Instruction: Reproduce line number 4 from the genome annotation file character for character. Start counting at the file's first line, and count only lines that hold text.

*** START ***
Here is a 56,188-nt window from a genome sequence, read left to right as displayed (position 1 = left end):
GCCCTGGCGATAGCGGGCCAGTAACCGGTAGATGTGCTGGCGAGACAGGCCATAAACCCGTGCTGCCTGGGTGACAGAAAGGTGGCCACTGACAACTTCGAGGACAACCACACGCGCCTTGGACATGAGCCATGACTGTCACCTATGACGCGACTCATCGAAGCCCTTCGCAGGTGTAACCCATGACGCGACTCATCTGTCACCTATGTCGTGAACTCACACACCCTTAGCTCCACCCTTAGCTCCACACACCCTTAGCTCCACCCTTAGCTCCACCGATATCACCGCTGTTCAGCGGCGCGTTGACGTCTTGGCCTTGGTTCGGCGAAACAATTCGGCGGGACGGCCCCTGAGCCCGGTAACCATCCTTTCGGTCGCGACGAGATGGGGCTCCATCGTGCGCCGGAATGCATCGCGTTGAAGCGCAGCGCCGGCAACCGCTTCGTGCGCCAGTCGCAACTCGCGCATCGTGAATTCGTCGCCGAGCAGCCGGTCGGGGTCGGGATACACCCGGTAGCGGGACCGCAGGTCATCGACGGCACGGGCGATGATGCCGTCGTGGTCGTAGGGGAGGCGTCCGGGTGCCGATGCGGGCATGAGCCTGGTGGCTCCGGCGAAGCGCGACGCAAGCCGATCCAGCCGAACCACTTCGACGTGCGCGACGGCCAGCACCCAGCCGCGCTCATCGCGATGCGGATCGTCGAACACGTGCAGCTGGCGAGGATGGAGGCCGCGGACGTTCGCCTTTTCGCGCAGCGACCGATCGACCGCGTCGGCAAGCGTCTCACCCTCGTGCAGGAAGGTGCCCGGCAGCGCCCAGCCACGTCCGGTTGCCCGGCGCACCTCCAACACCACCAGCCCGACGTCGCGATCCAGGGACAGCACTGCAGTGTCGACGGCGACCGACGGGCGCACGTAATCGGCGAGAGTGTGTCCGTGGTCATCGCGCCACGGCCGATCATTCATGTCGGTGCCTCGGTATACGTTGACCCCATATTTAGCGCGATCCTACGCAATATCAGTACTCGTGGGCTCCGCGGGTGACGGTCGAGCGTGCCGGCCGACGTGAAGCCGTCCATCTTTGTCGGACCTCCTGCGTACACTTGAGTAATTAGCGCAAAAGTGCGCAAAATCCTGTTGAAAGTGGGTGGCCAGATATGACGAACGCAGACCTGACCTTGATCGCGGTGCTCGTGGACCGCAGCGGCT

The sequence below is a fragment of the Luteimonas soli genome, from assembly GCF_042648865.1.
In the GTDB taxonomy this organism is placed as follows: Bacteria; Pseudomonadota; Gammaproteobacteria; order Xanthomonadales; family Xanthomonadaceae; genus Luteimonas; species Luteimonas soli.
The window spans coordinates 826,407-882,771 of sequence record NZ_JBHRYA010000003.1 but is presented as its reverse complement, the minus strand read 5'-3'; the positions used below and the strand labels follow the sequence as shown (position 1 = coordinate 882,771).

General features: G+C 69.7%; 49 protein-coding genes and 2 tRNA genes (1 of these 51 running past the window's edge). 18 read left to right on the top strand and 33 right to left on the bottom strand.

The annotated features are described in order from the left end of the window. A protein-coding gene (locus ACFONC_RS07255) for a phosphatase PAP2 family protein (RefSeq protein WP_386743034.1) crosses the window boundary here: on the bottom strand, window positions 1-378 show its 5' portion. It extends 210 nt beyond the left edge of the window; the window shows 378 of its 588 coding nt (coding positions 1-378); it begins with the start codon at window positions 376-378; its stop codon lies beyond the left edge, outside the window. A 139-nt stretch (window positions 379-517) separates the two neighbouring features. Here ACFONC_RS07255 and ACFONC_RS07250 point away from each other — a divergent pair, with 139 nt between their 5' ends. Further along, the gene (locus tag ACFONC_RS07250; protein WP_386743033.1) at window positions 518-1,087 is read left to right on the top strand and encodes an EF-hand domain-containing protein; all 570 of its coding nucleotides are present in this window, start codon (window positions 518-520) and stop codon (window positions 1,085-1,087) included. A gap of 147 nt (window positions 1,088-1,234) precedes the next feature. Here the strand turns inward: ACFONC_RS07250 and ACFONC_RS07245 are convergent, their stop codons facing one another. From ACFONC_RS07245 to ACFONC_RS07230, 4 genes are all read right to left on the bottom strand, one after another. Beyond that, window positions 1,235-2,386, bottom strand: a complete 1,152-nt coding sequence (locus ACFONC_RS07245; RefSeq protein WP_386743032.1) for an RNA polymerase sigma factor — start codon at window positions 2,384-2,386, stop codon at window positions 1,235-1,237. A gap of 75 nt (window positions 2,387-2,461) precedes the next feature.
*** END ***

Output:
In the GTDB taxonomy this organism is placed as follows: Bacteria; Pseudomonadota; Gammaproteobacteria; order Xanthomonadales; family Xanthomonadaceae; genus Luteimonas; species Luteimonas soli.